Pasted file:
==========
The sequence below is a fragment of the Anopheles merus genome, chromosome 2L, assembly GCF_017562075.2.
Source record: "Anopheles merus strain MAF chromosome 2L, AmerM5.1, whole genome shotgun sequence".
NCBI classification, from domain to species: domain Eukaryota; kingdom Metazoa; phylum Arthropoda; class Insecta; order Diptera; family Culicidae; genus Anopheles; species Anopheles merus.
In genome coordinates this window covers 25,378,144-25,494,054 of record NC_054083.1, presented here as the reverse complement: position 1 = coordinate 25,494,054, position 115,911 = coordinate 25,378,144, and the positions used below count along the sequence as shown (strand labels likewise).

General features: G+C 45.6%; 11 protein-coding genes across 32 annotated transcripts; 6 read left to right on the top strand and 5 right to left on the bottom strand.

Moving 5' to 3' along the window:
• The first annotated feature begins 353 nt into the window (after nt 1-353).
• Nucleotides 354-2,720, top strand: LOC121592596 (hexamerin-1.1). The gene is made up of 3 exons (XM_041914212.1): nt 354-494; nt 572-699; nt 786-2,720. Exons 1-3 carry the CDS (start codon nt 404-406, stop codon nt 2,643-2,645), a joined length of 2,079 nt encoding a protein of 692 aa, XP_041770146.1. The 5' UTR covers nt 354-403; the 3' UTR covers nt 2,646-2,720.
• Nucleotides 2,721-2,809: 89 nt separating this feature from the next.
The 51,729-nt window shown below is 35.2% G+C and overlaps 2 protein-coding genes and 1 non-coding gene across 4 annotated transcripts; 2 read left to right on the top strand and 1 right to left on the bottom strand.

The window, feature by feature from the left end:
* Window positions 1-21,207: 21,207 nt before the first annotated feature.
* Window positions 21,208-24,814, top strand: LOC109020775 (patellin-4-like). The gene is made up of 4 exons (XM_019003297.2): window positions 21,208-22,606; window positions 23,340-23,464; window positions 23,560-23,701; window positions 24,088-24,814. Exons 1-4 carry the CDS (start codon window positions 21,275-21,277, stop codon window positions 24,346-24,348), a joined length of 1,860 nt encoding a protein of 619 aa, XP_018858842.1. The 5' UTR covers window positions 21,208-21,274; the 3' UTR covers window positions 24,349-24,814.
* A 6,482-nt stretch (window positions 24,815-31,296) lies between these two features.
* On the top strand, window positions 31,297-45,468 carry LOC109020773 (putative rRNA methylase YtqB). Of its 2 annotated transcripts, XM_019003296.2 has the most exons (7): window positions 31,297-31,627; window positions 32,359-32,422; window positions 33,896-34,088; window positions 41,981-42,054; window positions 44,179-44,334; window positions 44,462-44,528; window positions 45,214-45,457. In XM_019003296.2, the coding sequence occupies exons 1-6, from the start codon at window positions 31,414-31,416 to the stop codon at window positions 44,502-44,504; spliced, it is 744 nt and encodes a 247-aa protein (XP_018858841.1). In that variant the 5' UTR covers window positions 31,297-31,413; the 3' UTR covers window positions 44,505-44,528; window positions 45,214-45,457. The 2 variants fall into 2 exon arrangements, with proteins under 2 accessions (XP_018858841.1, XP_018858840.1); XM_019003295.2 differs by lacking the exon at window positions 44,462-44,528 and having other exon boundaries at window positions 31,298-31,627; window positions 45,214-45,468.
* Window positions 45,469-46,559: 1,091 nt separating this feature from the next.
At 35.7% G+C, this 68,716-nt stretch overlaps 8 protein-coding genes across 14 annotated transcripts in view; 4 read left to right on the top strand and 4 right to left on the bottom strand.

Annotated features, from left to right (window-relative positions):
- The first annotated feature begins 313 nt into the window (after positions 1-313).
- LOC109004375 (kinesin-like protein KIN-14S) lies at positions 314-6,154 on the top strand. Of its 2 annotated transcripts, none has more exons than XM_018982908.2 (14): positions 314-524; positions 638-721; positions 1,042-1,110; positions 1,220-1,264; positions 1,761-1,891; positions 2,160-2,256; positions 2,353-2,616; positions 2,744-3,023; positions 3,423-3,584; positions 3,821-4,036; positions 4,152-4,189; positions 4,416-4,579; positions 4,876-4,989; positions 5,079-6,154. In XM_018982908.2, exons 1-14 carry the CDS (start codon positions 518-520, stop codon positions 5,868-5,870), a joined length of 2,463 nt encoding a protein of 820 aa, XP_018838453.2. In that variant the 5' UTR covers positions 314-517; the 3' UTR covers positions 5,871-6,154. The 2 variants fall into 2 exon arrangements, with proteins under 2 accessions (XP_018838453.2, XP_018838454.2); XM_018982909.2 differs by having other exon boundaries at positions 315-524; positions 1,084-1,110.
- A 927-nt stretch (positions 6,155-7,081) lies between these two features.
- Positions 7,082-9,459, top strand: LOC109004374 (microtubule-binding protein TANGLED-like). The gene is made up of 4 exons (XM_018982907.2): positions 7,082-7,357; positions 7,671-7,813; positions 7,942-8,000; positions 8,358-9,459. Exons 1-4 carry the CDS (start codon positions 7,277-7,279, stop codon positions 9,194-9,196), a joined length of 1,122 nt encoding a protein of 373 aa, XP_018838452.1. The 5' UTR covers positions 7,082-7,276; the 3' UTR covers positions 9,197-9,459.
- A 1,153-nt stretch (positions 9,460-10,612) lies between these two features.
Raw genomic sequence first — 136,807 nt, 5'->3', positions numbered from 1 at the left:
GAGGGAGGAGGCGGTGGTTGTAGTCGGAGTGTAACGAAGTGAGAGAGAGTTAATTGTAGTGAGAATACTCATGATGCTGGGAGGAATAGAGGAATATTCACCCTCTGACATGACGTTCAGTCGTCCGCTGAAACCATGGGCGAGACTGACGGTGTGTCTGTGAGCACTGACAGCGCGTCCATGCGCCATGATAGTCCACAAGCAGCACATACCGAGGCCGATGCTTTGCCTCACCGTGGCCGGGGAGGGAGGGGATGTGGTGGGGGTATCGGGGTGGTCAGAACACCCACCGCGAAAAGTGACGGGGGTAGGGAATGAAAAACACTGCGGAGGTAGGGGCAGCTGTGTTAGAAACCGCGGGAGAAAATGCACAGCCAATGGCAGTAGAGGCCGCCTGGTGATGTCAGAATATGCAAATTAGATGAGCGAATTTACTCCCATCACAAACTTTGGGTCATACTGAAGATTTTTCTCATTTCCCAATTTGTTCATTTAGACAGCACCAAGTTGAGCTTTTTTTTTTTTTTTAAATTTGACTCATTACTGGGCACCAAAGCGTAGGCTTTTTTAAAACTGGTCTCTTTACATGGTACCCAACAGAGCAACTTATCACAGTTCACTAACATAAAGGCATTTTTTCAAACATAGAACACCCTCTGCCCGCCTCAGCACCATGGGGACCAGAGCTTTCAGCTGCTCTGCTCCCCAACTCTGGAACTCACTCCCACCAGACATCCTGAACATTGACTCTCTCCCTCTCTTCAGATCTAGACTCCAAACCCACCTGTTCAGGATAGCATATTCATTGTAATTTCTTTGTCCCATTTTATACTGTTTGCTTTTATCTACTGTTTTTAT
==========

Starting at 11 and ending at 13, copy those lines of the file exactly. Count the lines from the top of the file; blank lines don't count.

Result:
The window, feature by feature from the left end:
* Window positions 1-21,207: 21,207 nt before the first annotated feature.
* Window positions 21,208-24,814, top strand: LOC109020775 (patellin-4-like). The gene is made up of 4 exons (XM_019003297.2): window positions 21,208-22,606; window positions 23,340-23,464; window positions 23,560-23,701; window positions 24,088-24,814. Exons 1-4 carry the CDS (start codon window positions 21,275-21,277, stop codon window positions 24,346-24,348), a joined length of 1,860 nt encoding a protein of 619 aa, XP_018858842.1. The 5' UTR covers window positions 21,208-21,274; the 3' UTR covers window positions 24,349-24,814.